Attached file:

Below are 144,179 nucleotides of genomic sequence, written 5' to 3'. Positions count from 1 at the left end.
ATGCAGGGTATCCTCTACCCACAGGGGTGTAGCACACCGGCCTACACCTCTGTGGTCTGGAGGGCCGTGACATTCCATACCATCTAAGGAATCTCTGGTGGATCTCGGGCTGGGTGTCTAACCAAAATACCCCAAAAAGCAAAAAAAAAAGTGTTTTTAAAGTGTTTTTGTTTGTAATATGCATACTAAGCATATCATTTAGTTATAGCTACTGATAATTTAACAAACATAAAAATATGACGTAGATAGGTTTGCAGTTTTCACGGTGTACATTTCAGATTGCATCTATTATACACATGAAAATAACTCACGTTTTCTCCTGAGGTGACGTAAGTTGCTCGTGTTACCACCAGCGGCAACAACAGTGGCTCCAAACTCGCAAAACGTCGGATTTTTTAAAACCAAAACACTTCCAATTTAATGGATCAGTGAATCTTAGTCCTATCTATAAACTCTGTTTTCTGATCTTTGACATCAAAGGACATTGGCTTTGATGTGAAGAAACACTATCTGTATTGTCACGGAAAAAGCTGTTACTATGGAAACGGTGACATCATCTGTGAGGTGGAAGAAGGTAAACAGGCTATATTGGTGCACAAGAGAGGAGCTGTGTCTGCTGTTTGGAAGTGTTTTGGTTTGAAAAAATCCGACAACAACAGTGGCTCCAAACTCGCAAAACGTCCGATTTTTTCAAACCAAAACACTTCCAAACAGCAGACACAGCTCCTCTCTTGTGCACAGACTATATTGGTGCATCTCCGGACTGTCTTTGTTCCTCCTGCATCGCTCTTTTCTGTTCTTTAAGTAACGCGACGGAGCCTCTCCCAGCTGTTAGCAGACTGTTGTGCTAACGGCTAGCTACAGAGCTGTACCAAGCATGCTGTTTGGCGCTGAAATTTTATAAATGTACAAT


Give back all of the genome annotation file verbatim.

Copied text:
Below are 144,179 nucleotides of genomic sequence, written 5' to 3'. Positions count from 1 at the left end.
ATGCAGGGTATCCTCTACCCACAGGGGTGTAGCACACCGGCCTACACCTCTGTGGTCTGGAGGGCCGTGACATTCCATACCATCTAAGGAATCTCTGGTGGATCTCGGGCTGGGTGTCTAACCAAAATACCCCAAAAAGCAAAAAAAAAAGTGTTTTTAAAGTGTTTTTGTTTGTAATATGCATACTAAGCATATCATTTAGTTATAGCTACTGATAATTTAACAAACATAAAAATATGACGTAGATAGGTTTGCAGTTTTCACGGTGTACATTTCAGATTGCATCTATTATACACATGAAAATAACTCACGTTTTCTCCTGAGGTGACGTAAGTTGCTCGTGTTACCACCAGCGGCAACAACAGTGGCTCCAAACTCGCAAAACGTCGGATTTTTTAAAACCAAAACACTTCCAATTTAATGGATCAGTGAATCTTAGTCCTATCTATAAACTCTGTTTTCTGATCTTTGACATCAAAGGACATTGGCTTTGATGTGAAGAAACACTATCTGTATTGTCACGGAAAAAGCTGTTACTATGGAAACGGTGACATCATCTGTGAGGTGGAAGAAGGTAAACAGGCTATATTGGTGCACAAGAGAGGAGCTGTGTCTGCTGTTTGGAAGTGTTTTGGTTTGAAAAAATCCGACAACAACAGTGGCTCCAAACTCGCAAAACGTCCGATTTTTTCAAACCAAAACACTTCCAAACAGCAGACACAGCTCCTCTCTTGTGCACAGACTATATTGGTGCATCTCCGGACTGTCTTTGTTCCTCCTGCATCGCTCTTTTCTGTTCTTTAAGTAACGCGACGGAGCCTCTCCCAGCTGTTAGCAGACTGTTGTGCTAACGGCTAGCTACAGAGCTGTACCAAGCATGCTGTTTGGCGCTGAAATTTTATAAATGTACAAT